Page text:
We can only hope…and if they want to extradite Mrs. T, well, funnily enough, our new treaty with America means that they don’t have to give us any solid evidence…

currently playing: Martha & The Muffins – Women Around The World At Work

Have You Ever Had It So Blue?

I am amused by the constant complaining on Popjustice that the reason that pop acts aren’t doing well on the album chart is that the kids are downloading the leaked version in advance of the actual release date. It’s like they’ve swallowed the music industry’s PR whole.

And I’ll like to see their explanation for Franz Ferdinand’s almost-certain number one this weekend, despite the album being widely available via ARRR! methods for a month beforehand…

currently playing: The Cardigans – I Need Some Fine Wine And You, You Need To Be Nicer


(Note: This entry is long, pompous, and paints me firmly as a K-ROCKIST of the worst sort. I apologise in advance. I am withholding my supply of chocolate digestive biscuits from myself as a punishment)

New Order — Singles

So, I know you’re thinking: given that Substance, (The Best of), (The Rest of), Retro, and International all exist, what possible room is there for yet another New Order hits collection?

Well, the gimmick behind Singles is that this collection, unlike others, features the actual 7” singles that New Order have released over the past twenty-five years, instead of album tracks, 12” mixes, or remixes. This Is A Lie, but hey, nobody ever expected them to be consistent.

The compilation starts off by including the original version of Ceremony, never before seen on compact disc. This was recorded when they were a three-piece; when Gillian joined the band, this original single was replaced by a shorter, 12” version which featured all four members. Now, it’s not a vast difference, but this version sounds better to me, the rougher-production bringing out the most from Ian Curtis’s final moment. So, hurrah!

Two more treats follow (skipping over Procession, as fabulous as it is, simply because there’s no difference between this and the Substance version); the first appearance of the 7” mixes of Everything’s Gone Green and Temptation! Retro-sequencer fun! The 12” version of Temptation is so much better though. But I’m biased, as I love that song more than butterflies.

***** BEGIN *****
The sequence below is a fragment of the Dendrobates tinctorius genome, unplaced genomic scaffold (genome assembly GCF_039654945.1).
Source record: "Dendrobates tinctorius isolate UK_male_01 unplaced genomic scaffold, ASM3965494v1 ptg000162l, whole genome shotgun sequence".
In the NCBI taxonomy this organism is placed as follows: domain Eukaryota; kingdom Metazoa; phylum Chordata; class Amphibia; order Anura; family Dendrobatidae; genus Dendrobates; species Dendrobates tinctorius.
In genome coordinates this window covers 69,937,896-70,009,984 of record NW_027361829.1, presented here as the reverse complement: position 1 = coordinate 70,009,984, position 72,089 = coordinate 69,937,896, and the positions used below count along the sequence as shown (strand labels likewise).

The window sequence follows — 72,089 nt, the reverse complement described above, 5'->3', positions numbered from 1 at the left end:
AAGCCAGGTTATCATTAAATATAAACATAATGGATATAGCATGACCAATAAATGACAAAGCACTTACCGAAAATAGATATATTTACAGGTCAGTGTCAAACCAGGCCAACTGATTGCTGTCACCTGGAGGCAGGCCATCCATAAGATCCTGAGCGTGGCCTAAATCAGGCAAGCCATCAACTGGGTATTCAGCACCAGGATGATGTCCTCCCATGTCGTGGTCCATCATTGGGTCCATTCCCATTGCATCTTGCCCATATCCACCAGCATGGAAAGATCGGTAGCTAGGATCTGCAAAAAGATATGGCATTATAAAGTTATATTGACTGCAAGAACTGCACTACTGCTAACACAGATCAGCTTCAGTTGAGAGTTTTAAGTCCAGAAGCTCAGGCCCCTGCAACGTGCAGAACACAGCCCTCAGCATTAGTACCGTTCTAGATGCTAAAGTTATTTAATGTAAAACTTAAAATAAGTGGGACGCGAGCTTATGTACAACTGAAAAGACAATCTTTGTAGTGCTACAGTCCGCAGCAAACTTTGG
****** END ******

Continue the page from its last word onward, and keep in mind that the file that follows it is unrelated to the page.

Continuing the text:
And then, oh, and then. Yes, then it all starts to fall apart. Now, I can’t blame them for Confusion. God knows, Arthur Baker has remixed it so many times you could probably fill an entire album with different takes on the track. It seems to be a song that New Order just can’t help making new versions of, even by accident. They’ve done it again here, because this isn’t the 7” mix of Confusion (either the Factory or Rough Trade version); it’s the 12” mix with three minutes lopped off. And lo, the Confusion beast grew once more…

The Perfect Kiss. I’m getting annoyed now. Ooooh. Rage. Building. Up. Is this the 7” edit? The fabled 12” mix cruelly edited on the Substance compact disc and currently only available in its prime by either buying the original vinyl record or a cassette version of Substance? No, annoyingly, this is the album version that you’ll find on Low-life. ARRRRRGH! WOULD IT HAVE BEEN SO HARD? breaks down in tears 40 SECONDS! THAT’S ALL I’M ASKING! MY VINYL COPY HAS A SCRATCH IN IT!

Shellshock and Sub-Culture (the latter being slightly infamous for Peter Saville refusing to do a cover for the single release, as he didn’t like the mix. So Factory supplied it in a black sleeve) are all present and correct. But (come on, you know what’s coming, don’t you?) THEY DO IT AGAIN! Bizarre Love Triangle is taken straight from Brotherhood, not from either the 7” or 12” singles. Grrr. It’s still awesome, of course, but you’d think they could have included the right version. It’s not like New Order’s catalogue is a complicated as Frankie Goes To Hollywood’s (where Trevor Horn would often issue new mixes seemingly just for the hell of it).